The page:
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Electrospinning and Electrospraying Synergism Across Domains

Professor Hu Jinlian from the City University of Hong Kong (CityUHK) highlights the importance of integrating electrospinning and electrospraying, as published in Matter, to advance nanomaterial synthesis, with potential applications in various industries including bioengineering, textiles, defense, and energy.

Typical applications of EES for the natural environment, energy utilization, human health, and functional regulation. Image Credit: City University of Hong Kong

Professor Hu, who studies electrospinning, electrospraying, nanofibers, nanomaterials, human health, and functional membranes, contends that the electrospinning and electrospraying synergism (ESS) can have a positive impact on a variety of industries, including bioengineering, textile technology, medical treatment, defense technology, intelligent manufacturing, and energy conversion.

This highly integrated ESS technology has received great attention from scientists in the last decade, but we are now facing a critical bottleneck period and seeing hidden problems because of rapid development over the past decade.

Hu Jinlian, Professor, Department of Materials Science and Engineering and Biomedical Engineering, City University of Hong Kong

EES technology offers unparalleled benefits compared to other micro-nano material preparation processes. It provides exceptional control over the diameter, orientation, morphology, density, pore size, and chemical properties of nanofibers; it offers to shorten the steps required in micro-nano material preparation technologies, such as 3D printing, lithography, or other chemical methods; and it realizes the ideal combination of 1D fiber and 0D/3D micro-nano particles.

However, the obstacles are numerous. They include the need for more systematic generalization, summary, and categorization, as well as the separation between the scientific community and industry.

Hu contends that the focus of ongoing research into combining electrospinning and electrospraying mechanisms tends to avoid the issue of process synergy and instead emphasizes the two separate technologies, glossing over the benefits that can be captured through possible coordination and cooperation between the two.

If the concept of EES technology can be generalized, it will undoubtedly give scientists new ideas and inspire many studies. In turn, it can also vigorously promote the iteration and upgrade of EES technology,” Professor Hu added.

The Matter study “Electrospinning and electrospraying synergism: Twins-tech collaboration across dimensions” demonstrates how electrospinning and electrospraying are similar phenomena. However, there are distinctions.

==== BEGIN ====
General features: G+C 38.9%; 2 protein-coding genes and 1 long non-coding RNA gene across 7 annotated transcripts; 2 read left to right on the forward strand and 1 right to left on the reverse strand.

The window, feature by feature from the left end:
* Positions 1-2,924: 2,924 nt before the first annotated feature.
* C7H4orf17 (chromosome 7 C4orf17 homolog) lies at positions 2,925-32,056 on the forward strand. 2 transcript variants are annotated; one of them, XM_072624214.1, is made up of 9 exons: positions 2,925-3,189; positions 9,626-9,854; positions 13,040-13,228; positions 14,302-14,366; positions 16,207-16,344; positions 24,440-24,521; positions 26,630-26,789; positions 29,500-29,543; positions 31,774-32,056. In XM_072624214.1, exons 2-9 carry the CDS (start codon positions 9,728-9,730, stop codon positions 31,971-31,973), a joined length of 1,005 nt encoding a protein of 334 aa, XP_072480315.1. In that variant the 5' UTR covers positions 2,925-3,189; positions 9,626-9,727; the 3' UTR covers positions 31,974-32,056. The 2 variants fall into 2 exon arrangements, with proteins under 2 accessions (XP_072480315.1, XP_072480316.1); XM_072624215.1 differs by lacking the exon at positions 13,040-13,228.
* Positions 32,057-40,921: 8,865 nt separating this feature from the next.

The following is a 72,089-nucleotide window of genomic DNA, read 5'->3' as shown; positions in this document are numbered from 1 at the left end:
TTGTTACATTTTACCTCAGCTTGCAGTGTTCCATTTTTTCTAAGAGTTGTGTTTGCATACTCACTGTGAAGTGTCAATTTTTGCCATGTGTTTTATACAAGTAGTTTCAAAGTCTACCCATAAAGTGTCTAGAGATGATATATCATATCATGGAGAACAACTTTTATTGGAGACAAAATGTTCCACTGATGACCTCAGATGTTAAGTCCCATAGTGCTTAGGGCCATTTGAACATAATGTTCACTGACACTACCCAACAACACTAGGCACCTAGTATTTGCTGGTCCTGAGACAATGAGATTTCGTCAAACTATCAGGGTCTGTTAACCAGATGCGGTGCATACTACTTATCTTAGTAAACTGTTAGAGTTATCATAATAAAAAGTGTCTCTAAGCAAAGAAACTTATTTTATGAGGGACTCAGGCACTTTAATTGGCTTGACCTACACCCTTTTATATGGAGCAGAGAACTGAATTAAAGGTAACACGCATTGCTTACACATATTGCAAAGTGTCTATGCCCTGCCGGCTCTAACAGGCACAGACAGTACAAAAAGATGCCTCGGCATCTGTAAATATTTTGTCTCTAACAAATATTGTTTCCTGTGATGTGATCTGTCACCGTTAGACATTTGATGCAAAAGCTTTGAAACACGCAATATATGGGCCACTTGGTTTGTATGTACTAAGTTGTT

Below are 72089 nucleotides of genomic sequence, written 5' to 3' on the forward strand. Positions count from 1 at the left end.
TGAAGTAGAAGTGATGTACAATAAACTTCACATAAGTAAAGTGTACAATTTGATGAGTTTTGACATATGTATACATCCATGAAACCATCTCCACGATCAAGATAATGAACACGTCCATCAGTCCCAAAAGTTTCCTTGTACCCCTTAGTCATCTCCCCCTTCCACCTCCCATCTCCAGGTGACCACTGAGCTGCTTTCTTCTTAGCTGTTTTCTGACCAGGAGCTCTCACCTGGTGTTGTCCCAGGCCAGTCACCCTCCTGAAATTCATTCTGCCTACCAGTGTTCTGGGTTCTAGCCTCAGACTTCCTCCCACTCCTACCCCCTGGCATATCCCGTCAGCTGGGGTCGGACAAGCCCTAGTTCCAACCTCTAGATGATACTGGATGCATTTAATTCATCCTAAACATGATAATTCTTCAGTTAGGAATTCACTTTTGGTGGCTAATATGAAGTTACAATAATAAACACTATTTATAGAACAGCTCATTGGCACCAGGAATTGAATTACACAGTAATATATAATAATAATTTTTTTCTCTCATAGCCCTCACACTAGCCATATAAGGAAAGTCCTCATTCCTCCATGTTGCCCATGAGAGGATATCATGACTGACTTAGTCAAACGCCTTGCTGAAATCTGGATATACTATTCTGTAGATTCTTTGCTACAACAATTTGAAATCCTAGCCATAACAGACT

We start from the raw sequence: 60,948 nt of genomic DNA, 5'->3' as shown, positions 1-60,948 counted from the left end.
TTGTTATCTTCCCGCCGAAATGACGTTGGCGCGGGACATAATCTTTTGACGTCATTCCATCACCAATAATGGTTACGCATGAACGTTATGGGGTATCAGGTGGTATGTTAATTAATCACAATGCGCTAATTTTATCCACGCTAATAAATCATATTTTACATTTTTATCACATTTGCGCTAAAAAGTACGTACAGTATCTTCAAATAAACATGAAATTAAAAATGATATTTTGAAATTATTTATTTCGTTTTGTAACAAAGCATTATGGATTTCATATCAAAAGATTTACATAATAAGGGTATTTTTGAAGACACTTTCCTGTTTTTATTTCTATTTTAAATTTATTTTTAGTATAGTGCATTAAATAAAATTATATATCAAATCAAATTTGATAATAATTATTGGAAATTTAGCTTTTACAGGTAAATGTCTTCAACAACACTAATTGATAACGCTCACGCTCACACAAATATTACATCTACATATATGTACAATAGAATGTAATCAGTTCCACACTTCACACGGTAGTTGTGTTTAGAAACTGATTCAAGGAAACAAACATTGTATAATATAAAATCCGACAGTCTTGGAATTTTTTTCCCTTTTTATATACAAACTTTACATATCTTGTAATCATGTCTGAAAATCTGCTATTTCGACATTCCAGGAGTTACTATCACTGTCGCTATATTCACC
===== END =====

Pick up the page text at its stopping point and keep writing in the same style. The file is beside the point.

Hu further stated, “E-spinning technology is often used as the construction method of the main structure. It should be noted that e-spinning technology can sometimes be used for surface modification or regulation purposes. E-spraying technology is generally used as the control or modification means of material properties.

What Will EES Produce in the Future?

First, EES technology will significantly enhance the preparation of micro-nano composite materials. It will be feasible to create complex structures that are difficult to acquire using typical chemical procedures, which is critical for catalysis, drug loading, and biological detection.

Second, EES technology will change the landscape of practical apparel. Giving garments unique features like waterproofing, cooling/warming, anti-UV, health detection, and so on will become a commodities development trend.

Furthermore, industrial assembly lines for EES equipment will join the plant, completing supply chains, while sales channels will progressively emerge.

Researchers could contribute to various sectors by combining the two processes rather than doing so individually. For example, in the natural environment, they can purify, recover, and reuse water resources utilizing porous membrane materials.

In addition to detoxifying dirty water, nanofiber membranes based on the EES method can also be used to capture water by directly converting environmental water vapor into clean water. EES might potentially be used to improve energy efficiency, human health, and functional membranes.

Professor Hu concluded, “EES technology has become an important means of preparing micro-nanoscale composite functional materials over the past 20 years. This is a critical period for its ability to overcome major challenges and move toward future success. We should have an open, enterprising, and innovative mentality to promote the next round of the EES technological revolution.

Journal Reference:

Si, Y., et. al. (2024) Electrospinning and electrospraying synergism: Twins-tech collaboration across dimensions. Matter. doi:10.1016/j.matt.2024.01.009.


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